Q is for Quaint

I love the word, quaint. Say it out loud. It even sounds quaint.

When I travel, I am drawn to places, I consider, quaint.

In my mind, Vermont is quaint. Almost every little inch of it. Old-fashioned stores, charming bakeries, sweet B&Bs, country cottages, rushing rivers… everywhere you look, oozes quaintness. I just want to bottle it up and take it home.

After much analysis (a quick perusal of my photos) and a lot of quaint competition, I am going to declare Mexico, the capital of quaint. For those who disagree, feel free to share with your dog or cat. 🙂

You may be saying, “What does Mexico have that I don’t have?”

Mexicans know how to create a heart for their cities. Whether you call it a zocalo, a plaza, a town square, or a piazza, it is a point in the center of a town or a neighborhood that draws people to it and holds them there, captive but content.

Each zocalo is unique in Mexico.

One of my favourites is in Oaxaca. Each day as the sun dips low, people venture out to the zocalo. A park filled with benches for people to relax, to talk and simply to watch each other. Vendors sell toys for kids, men shine shoes, women sell handicrafts and always there is some fun food to eat. Families stroll, kids play and tourists, like me, take pictures and relish in the homey atmosphere of this common place where everybody and their dog loves to hang out.

What I find most refreshing is that the busiest time is in the evening. Having grown up in a city where the downtown park was empty during the day and off limits during the night due to “inappropriate activity”, it is reassuring to know there are still safe places in the world to hang out once the clock passes 6 PM.

So having concluded that Mexican towns and their zocalos win the quaint award, the strangest thing happened.

My husband was in Mexico as I was writing this post. He didn’t not know what I was writing about, yet at the same time, he sends me a picture of a cafe he thought was quaint. A word he rarely uses. This is his rendition of quaint.

The quaint cafe in Mexico  where my husband was while I was writing my quaint post in Canada.

The quaint cafe in Mexico where my husband was while I was writing my quaint post in Canada.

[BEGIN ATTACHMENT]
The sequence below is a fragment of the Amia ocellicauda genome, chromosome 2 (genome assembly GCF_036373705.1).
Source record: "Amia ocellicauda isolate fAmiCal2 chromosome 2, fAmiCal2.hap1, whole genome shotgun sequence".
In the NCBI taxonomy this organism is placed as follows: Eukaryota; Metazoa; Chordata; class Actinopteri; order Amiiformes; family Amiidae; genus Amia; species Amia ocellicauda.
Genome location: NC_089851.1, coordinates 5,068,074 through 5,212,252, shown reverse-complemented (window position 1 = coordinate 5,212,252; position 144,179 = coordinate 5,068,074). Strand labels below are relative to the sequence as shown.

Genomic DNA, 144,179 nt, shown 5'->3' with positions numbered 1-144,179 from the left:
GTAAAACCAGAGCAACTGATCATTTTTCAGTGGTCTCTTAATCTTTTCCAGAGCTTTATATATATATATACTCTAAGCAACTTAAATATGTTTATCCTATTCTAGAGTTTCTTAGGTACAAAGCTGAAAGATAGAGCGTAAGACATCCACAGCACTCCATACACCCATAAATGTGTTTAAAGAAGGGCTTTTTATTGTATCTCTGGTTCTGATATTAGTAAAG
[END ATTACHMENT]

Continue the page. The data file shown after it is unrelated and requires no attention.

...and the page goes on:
Although we seem to agree that Mexico is very quaint, I think we agree to disagree on his photo.

Yes, honey, the photo of the fire extinguisher in Mexico is very quaint.

You may know now why I or the girls take our travel photos.

Thanks for stopping by as The Family C travels from A to Z.

Where have you travelled that is quaint? 

From Oaxaca to Gun Point – Not the Destination We Were Aiming For

If one C (well-travelled) meets second C (travelled only in Canada/US) the first C has to find the perfect spot to take the other C so he will fall in love with travel and then, the first C can then fall in love with the second C. So this became a complicated plan and in addition to finding the perfect spot, aeroplan also had to cooperate.

So many hours later, Mexico appeared on the radar as a possibility.

However, the first C was NOT going to resort Mexico with the second C; this had to be the “real Mexican” experience in order to find out if the second C was really into this backpacking thing.

So off we go to Mexico City where we can take a direct bus from the airport to Puebla, a pretty colonial city. So far so good. The bus is excellent and far surpasses anything we have in Canada. The scenery is amazing and to boot, we find a perfect hotel room that looks over the amazing plaza and its church. From Puebla, we move onto Oaxaca (a personal favourite of mine having spent Christmas once there) and gloriously, it hasn’t changed too much. We find another perfect little hotel that comes with a roof top that second C can look out from each and every morning he has his coffee and breakfast. Bonus! I now know roof tops are the perfect lure for him. After a few days wandering Oaxaca and chicken busing it to the surrounding towns for their daily markets, all is looking really positive. He likes it; in fact I think he loves it!

We get on our bus to head back to Mexico City as we are now going to head north.

All is going smoothly until I see a road block. OOPS! I hadn’t really explained those to second C prior to the trip; kind of forgetting to mention those travel moments when things kind of go awry.

Before I know it, the armed soldiers with guns out step onto our bus and start speaking Spanish rapidly. It appears that random passengers have the privilege of being selected for the baggage check; road side. And oh boy… we are the lucky winners of said random baggage check. In fact, anyone who looked foreign was selected however that only meant us and a couple of others. I quickly tell Chris I will look after things; taking full control of the situation; so to speak.

We get off and we are ordered to find our bags under the bus. I am freaking that if second C looks nervous, this will give them more reason to stick their guns in our sides. With the guns pointing at us, we had to open our bags so they could search them. I must admit I was very proud of second C’s fairly calm hands as he opened his pack; a new pack that he was not even familiar with on the best of days. After they checked and found we had the usual crap inside; too many clothes, umbrellas, kleenex etc. we were told to get back on the bus.

Now this is where I get extra suspicious. I am totally sure that they intend to NOT place our bags on the bus so I want to hang out there until I visibly see them returned. Soldier dudes don’t seem as pleased with my plan so they gesture for me to get back on the bus. I look at second C who still has it all together and I think, yes, he is going to be a great backpacker and I settle back into the horrible Mexican movie being blasted on the bus.